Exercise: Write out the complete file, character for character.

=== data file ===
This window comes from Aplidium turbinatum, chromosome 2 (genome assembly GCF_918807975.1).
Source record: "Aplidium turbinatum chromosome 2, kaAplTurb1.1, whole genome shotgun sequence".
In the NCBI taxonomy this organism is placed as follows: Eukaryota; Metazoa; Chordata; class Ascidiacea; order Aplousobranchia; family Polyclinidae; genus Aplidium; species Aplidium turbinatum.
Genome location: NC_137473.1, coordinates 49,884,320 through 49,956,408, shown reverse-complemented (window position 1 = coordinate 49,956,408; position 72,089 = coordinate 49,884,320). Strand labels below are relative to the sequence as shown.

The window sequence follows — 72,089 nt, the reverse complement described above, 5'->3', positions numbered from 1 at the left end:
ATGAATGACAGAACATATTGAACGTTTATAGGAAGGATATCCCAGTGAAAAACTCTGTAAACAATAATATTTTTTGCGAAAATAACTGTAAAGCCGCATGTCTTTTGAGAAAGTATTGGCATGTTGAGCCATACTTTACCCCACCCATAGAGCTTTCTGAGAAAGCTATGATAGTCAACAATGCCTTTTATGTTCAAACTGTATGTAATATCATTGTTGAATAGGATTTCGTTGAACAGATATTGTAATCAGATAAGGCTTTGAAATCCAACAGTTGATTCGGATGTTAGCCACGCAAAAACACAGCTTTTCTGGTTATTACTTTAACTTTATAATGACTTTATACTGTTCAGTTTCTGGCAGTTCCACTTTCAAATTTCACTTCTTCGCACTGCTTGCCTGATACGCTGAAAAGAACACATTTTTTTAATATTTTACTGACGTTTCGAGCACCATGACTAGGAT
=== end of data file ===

This window comes from Aplidium turbinatum, chromosome 2 (genome assembly GCF_918807975.1).
Source record: "Aplidium turbinatum chromosome 2, kaAplTurb1.1, whole genome shotgun sequence".
In the NCBI taxonomy this organism is placed as follows: Eukaryota; Metazoa; Chordata; class Ascidiacea; order Aplousobranchia; family Polyclinidae; genus Aplidium; species Aplidium turbinatum.
Genome location: NC_137473.1, coordinates 49,884,320 through 49,956,408, shown reverse-complemented (window position 1 = coordinate 49,956,408; position 72,089 = coordinate 49,884,320). Strand labels below are relative to the sequence as shown.

The window sequence follows — 72,089 nt, the reverse complement described above, 5'->3', positions numbered from 1 at the left end:
ATGAATGACAGAACATATTGAACGTTTATAGGAAGGATATCCCAGTGAAAAACTCTGTAAACAATAATATTTTTTGCGAAAATAACTGTAAAGCCGCATGTCTTTTGAGAAAGTATTGGCATGTTGAGCCATACTTTACCCCACCCATAGAGCTTTCTGAGAAAGCTATGATAGTCAACAATGCCTTTTATGTTCAAACTGTATGTAATATCATTGTTGAATAGGATTTCGTTGAACAGATATTGTAATCAGATAAGGCTTTGAAATCCAACAGTTGATTCGGATGTTAGCCACGCAAAAACACAGCTTTTCTGGTTATTACTTTAACTTTATAATGACTTTATACTGTTCAGTTTCTGGCAGTTCCACTTTCAAATTTCACTTCTTCGCACTGCTTGCCTGATACGCTGAAAAGAACACATTTTTTTAATATTTTACTGACGTTTCGAGCACCATGACTAGGAT